So even when I write about self-care here, I am thinking and planning and community organizing in my head.  It is who I am.  So this is what I came to on my drive home from yoga today: this burnout happens in community.  As a result, I can only imagine that the cure also comes from community.  We need our activism to be a self-sustaining, self-perpetuating cycle of filling us up.  We need to find a community self-care.  I can think of few things more radical!

We need to find a way of caring for each other that moves like geese in formation: one of us will lead, and then, before we get tired, we'll fall to the back of the line and someone else will take our place.  There is no shame in falling to the back of that V -- it is expected.  We all take a turn, and we all care for those of us who have most recently run out on the frontlines. 

What would things be like -- how could we imagine this sort of world?  How could we create an intentional community in which this is the way we support one another?  How do we see and respect the burnout in others?  Can we name it for ourselves without shame?  Can we name it for others without insult?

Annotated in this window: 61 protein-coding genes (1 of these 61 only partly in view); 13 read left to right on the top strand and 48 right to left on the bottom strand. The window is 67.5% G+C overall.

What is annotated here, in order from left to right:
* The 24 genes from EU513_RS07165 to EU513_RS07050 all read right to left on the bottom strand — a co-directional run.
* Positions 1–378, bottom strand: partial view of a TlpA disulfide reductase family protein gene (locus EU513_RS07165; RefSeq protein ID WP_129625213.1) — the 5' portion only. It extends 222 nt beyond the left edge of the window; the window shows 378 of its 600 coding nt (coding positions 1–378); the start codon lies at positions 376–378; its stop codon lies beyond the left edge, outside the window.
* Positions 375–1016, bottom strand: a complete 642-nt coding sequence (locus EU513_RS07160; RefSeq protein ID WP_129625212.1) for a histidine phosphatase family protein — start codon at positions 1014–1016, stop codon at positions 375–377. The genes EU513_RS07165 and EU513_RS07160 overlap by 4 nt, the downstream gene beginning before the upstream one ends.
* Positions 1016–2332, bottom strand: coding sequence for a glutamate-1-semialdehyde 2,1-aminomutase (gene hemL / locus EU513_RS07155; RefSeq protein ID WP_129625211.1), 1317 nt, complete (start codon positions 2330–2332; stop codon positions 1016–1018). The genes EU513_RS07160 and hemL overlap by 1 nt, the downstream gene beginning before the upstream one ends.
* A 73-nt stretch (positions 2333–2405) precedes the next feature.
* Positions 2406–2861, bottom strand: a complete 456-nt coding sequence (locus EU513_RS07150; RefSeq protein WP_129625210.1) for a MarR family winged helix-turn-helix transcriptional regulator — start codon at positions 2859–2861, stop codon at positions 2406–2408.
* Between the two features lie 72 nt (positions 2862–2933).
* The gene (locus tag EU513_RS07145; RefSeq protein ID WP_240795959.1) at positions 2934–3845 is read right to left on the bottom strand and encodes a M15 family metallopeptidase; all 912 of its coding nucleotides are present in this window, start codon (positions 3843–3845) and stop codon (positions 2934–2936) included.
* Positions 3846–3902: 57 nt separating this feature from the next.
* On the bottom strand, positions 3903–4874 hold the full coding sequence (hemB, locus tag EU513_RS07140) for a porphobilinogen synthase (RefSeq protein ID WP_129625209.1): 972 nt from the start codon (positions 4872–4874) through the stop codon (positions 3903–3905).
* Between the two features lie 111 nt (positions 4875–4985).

I don't have answers, friends.  But I'm willing to ask the questions.  I'm willing to call myself out on this shame and hesitation associated with stepping back and breathing.  I'm willing to say that what I need is individual self-care, but also community self-care.  Will you meet me there?  Can we step forward into this place -- and further still into whatever lies beyond -- together?

Saturday, May 17, 2014

Rise Over Run

When I was a kid, math time always made me cry.
I remember
crying at the kitchen table about x and y and
repeating six times seven is forty-two until
I didn’t have any more of a clue how to get to six times eight
but six times seven is something I never forgot
and I remember
squaring roots and finding decimals and looking for the sine
hoping it would signal me with what to do next
and the x and y were supposed to make